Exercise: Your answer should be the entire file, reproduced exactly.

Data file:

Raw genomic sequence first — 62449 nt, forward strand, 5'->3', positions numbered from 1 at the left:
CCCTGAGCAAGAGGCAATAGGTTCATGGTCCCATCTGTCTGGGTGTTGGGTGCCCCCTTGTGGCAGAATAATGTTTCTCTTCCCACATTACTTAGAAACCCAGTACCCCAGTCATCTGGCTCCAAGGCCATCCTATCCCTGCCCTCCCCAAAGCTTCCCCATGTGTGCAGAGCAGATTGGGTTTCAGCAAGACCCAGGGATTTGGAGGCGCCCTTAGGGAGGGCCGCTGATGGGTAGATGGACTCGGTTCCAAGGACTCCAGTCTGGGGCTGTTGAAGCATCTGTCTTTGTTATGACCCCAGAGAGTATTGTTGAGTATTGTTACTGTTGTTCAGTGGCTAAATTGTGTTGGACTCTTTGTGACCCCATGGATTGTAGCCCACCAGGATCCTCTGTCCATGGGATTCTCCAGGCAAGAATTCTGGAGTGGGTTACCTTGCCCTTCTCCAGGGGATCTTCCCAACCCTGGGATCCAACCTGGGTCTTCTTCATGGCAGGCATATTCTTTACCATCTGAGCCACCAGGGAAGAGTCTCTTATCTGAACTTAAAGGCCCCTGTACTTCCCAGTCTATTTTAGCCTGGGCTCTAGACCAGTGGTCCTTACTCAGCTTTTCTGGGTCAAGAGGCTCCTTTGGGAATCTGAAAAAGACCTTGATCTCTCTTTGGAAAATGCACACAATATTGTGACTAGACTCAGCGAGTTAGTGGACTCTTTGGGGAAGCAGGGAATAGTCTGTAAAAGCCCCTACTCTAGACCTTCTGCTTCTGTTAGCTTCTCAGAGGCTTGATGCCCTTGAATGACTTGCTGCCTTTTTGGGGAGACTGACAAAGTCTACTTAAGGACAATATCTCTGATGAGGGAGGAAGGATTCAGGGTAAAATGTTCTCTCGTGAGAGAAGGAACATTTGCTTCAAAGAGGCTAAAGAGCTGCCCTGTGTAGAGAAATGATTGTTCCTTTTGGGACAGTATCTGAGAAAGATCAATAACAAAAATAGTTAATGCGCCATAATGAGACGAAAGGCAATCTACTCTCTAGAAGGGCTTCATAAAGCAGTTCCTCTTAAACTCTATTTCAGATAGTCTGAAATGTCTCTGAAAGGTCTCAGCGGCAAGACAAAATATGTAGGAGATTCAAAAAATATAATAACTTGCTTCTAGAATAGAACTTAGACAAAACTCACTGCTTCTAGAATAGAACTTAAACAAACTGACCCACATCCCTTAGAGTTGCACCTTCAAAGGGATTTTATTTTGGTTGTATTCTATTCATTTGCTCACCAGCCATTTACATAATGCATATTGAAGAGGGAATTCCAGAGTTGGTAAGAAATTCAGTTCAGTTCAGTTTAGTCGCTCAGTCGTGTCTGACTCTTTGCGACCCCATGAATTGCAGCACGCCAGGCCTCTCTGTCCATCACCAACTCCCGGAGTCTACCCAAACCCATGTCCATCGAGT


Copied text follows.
Raw genomic sequence first — 62449 nt, forward strand, 5'->3', positions numbered from 1 at the left:
CCCTGAGCAAGAGGCAATAGGTTCATGGTCCCATCTGTCTGGGTGTTGGGTGCCCCCTTGTGGCAGAATAATGTTTCTCTTCCCACATTACTTAGAAACCCAGTACCCCAGTCATCTGGCTCCAAGGCCATCCTATCCCTGCCCTCCCCAAAGCTTCCCCATGTGTGCAGAGCAGATTGGGTTTCAGCAAGACCCAGGGATTTGGAGGCGCCCTTAGGGAGGGCCGCTGATGGGTAGATGGACTCGGTTCCAAGGACTCCAGTCTGGGGCTGTTGAAGCATCTGTCTTTGTTATGACCCCAGAGAGTATTGTTGAGTATTGTTACTGTTGTTCAGTGGCTAAATTGTGTTGGACTCTTTGTGACCCCATGGATTGTAGCCCACCAGGATCCTCTGTCCATGGGATTCTCCAGGCAAGAATTCTGGAGTGGGTTACCTTGCCCTTCTCCAGGGGATCTTCCCAACCCTGGGATCCAACCTGGGTCTTCTTCATGGCAGGCATATTCTTTACCATCTGAGCCACCAGGGAAGAGTCTCTTATCTGAACTTAAAGGCCCCTGTACTTCCCAGTCTATTTTAGCCTGGGCTCTAGACCAGTGGTCCTTACTCAGCTTTTCTGGGTCAAGAGGCTCCTTTGGGAATCTGAAAAAGACCTTGATCTCTCTTTGGAAAATGCACACAATATTGTGACTAGACTCAGCGAGTTAGTGGACTCTTTGGGGAAGCAGGGAATAGTCTGTAAAAGCCCCTACTCTAGACCTTCTGCTTCTGTTAGCTTCTCAGAGGCTTGATGCCCTTGAATGACTTGCTGCCTTTTTGGGGAGACTGACAAAGTCTACTTAAGGACAATATCTCTGATGAGGGAGGAAGGATTCAGGGTAAAATGTTCTCTCGTGAGAGAAGGAACATTTGCTTCAAAGAGGCTAAAGAGCTGCCCTGTGTAGAGAAATGATTGTTCCTTTTGGGACAGTATCTGAGAAAGATCAATAACAAAAATAGTTAATGCGCCATAATGAGACGAAAGGCAATCTACTCTCTAGAAGGGCTTCATAAAGCAGTTCCTCTTAAACTCTATTTCAGATAGTCTGAAATGTCTCTGAAAGGTCTCAGCGGCAAGACAAAATATGTAGGAGATTCAAAAAATATAATAACTTGCTTCTAGAATAGAACTTAGACAAAACTCACTGCTTCTAGAATAGAACTTAAACAAACTGACCCACATCCCTTAGAGTTGCACCTTCAAAGGGATTTTATTTTGGTTGTATTCTATTCATTTGCTCACCAGCCATTTACATAATGCATATTGAAGAGGGAATTCCAGAGTTGGTAAGAAATTCAGTTCAGTTCAGTTTAGTCGCTCAGTCGTGTCTGACTCTTTGCGACCCCATGAATTGCAGCACGCCAGGCCTCTCTGTCCATCACCAACTCCCGGAGTCTACCCAAACCCATGTCCATCGAGT